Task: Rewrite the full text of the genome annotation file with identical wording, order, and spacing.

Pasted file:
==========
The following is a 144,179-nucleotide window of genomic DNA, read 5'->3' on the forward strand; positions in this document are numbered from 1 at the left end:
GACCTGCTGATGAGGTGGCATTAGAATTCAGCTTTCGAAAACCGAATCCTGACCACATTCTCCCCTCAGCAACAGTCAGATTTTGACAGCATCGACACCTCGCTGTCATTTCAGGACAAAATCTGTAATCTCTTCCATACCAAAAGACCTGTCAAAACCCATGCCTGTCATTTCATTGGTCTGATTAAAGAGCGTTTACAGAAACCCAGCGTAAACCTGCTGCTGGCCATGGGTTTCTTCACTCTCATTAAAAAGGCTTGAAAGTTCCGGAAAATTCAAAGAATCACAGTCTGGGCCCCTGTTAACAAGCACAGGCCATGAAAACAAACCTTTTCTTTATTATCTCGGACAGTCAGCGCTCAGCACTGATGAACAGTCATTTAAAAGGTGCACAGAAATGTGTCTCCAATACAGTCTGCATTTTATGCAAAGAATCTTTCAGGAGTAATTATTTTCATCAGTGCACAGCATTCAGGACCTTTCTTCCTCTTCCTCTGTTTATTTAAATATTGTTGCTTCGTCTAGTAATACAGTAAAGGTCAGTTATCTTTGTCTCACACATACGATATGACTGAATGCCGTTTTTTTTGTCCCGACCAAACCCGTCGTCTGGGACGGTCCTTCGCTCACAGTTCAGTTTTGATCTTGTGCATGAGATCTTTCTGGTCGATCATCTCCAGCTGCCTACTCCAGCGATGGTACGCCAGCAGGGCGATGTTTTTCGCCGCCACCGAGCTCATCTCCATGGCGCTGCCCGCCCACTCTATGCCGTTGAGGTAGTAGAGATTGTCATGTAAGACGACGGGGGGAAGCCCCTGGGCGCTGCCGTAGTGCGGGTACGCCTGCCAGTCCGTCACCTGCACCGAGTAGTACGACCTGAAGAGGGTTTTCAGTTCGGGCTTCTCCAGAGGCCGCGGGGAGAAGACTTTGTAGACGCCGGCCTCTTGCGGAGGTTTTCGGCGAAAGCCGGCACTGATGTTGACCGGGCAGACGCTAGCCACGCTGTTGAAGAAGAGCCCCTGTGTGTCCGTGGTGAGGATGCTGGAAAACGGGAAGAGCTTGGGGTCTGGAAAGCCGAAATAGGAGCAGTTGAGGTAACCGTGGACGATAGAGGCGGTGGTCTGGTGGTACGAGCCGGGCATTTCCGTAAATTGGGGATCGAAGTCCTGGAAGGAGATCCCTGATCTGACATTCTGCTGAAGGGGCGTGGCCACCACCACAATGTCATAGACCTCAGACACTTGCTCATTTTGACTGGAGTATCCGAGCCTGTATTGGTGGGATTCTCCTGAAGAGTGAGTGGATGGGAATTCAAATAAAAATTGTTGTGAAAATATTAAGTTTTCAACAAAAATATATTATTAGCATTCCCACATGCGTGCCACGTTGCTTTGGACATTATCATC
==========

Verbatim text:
The following is a 144,179-nucleotide window of genomic DNA, read 5'->3' on the forward strand; positions in this document are numbered from 1 at the left end:
GACCTGCTGATGAGGTGGCATTAGAATTCAGCTTTCGAAAACCGAATCCTGACCACATTCTCCCCTCAGCAACAGTCAGATTTTGACAGCATCGACACCTCGCTGTCATTTCAGGACAAAATCTGTAATCTCTTCCATACCAAAAGACCTGTCAAAACCCATGCCTGTCATTTCATTGGTCTGATTAAAGAGCGTTTACAGAAACCCAGCGTAAACCTGCTGCTGGCCATGGGTTTCTTCACTCTCATTAAAAAGGCTTGAAAGTTCCGGAAAATTCAAAGAATCACAGTCTGGGCCCCTGTTAACAAGCACAGGCCATGAAAACAAACCTTTTCTTTATTATCTCGGACAGTCAGCGCTCAGCACTGATGAACAGTCATTTAAAAGGTGCACAGAAATGTGTCTCCAATACAGTCTGCATTTTATGCAAAGAATCTTTCAGGAGTAATTATTTTCATCAGTGCACAGCATTCAGGACCTTTCTTCCTCTTCCTCTGTTTATTTAAATATTGTTGCTTCGTCTAGTAATACAGTAAAGGTCAGTTATCTTTGTCTCACACATACGATATGACTGAATGCCGTTTTTTTTGTCCCGACCAAACCCGTCGTCTGGGACGGTCCTTCGCTCACAGTTCAGTTTTGATCTTGTGCATGAGATCTTTCTGGTCGATCATCTCCAGCTGCCTACTCCAGCGATGGTACGCCAGCAGGGCGATGTTTTTCGCCGCCACCGAGCTCATCTCCATGGCGCTGCCCGCCCACTCTATGCCGTTGAGGTAGTAGAGATTGTCATGTAAGACGACGGGGGGAAGCCCCTGGGCGCTGCCGTAGTGCGGGTACGCCTGCCAGTCCGTCACCTGCACCGAGTAGTACGACCTGAAGAGGGTTTTCAGTTCGGGCTTCTCCAGAGGCCGCGGGGAGAAGACTTTGTAGACGCCGGCCTCTTGCGGAGGTTTTCGGCGAAAGCCGGCACTGATGTTGACCGGGCAGACGCTAGCCACGCTGTTGAAGAAGAGCCCCTGTGTGTCCGTGGTGAGGATGCTGGAAAACGGGAAGAGCTTGGGGTCTGGAAAGCCGAAATAGGAGCAGTTGAGGTAACCGTGGACGATAGAGGCGGTGGTCTGGTGGTACGAGCCGGGCATTTCCGTAAATTGGGGATCGAAGTCCTGGAAGGAGATCCCTGATCTGACATTCTGCTGAAGGGGCGTGGCCACCACCACAATGTCATAGACCTCAGACACTTGCTCATTTTGACTGGAGTATCCGAGCCTGTATTGGTGGGATTCTCCTGAAGAGTGAGTGGATGGGAATTCAAATAAAAATTGTTGTGAAAATATTAAGTTTTCAACAAAAATATATTATTAGCATTCCCACATGCGTGCCACGTTGCTTTGGACATTATCATC